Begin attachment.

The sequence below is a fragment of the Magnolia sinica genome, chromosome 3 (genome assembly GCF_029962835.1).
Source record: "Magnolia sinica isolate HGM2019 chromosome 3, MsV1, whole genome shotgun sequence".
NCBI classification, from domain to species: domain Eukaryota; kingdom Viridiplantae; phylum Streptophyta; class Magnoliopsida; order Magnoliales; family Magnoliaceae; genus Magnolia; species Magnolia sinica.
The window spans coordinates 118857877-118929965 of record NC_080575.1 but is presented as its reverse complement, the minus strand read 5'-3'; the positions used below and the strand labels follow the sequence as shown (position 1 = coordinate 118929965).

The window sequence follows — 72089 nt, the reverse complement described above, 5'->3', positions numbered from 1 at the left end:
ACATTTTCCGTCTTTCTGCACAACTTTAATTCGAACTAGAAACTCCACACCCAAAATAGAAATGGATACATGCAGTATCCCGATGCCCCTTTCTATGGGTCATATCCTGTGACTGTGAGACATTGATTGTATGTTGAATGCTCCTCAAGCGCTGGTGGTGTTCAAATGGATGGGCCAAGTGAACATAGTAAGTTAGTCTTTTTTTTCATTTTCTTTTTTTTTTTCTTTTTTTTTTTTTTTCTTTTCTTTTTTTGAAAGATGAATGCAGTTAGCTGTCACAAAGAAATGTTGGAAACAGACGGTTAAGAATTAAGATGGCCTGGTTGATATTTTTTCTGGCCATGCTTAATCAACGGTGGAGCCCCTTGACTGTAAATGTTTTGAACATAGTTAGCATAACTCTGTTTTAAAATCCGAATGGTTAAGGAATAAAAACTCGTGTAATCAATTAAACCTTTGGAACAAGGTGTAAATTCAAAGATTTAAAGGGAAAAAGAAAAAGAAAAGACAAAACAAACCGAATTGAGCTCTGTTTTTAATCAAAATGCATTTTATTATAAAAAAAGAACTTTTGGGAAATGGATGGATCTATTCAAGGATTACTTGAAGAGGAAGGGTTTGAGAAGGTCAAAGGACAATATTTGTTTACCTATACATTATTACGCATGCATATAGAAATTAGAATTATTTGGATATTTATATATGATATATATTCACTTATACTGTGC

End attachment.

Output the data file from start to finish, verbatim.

The sequence below is a fragment of the Magnolia sinica genome, chromosome 3 (genome assembly GCF_029962835.1).
Source record: "Magnolia sinica isolate HGM2019 chromosome 3, MsV1, whole genome shotgun sequence".
NCBI classification, from domain to species: domain Eukaryota; kingdom Viridiplantae; phylum Streptophyta; class Magnoliopsida; order Magnoliales; family Magnoliaceae; genus Magnolia; species Magnolia sinica.
The window spans coordinates 118857877-118929965 of record NC_080575.1 but is presented as its reverse complement, the minus strand read 5'-3'; the positions used below and the strand labels follow the sequence as shown (position 1 = coordinate 118929965).

The window sequence follows — 72089 nt, the reverse complement described above, 5'->3', positions numbered from 1 at the left end:
ACATTTTCCGTCTTTCTGCACAACTTTAATTCGAACTAGAAACTCCACACCCAAAATAGAAATGGATACATGCAGTATCCCGATGCCCCTTTCTATGGGTCATATCCTGTGACTGTGAGACATTGATTGTATGTTGAATGCTCCTCAAGCGCTGGTGGTGTTCAAATGGATGGGCCAAGTGAACATAGTAAGTTAGTCTTTTTTTTCATTTTCTTTTTTTTTTTCTTTTTTTTTTTTTTTCTTTTCTTTTTTTGAAAGATGAATGCAGTTAGCTGTCACAAAGAAATGTTGGAAACAGACGGTTAAGAATTAAGATGGCCTGGTTGATATTTTTTCTGGCCATGCTTAATCAACGGTGGAGCCCCTTGACTGTAAATGTTTTGAACATAGTTAGCATAACTCTGTTTTAAAATCCGAATGGTTAAGGAATAAAAACTCGTGTAATCAATTAAACCTTTGGAACAAGGTGTAAATTCAAAGATTTAAAGGGAAAAAGAAAAAGAAAAGACAAAACAAACCGAATTGAGCTCTGTTTTTAATCAAAATGCATTTTATTATAAAAAAAGAACTTTTGGGAAATGGATGGATCTATTCAAGGATTACTTGAAGAGGAAGGGTTTGAGAAGGTCAAAGGACAATATTTGTTTACCTATACATTATTACGCATGCATATAGAAATTAGAATTATTTGGATATTTATATATGATATATATTCACTTATACTGTGC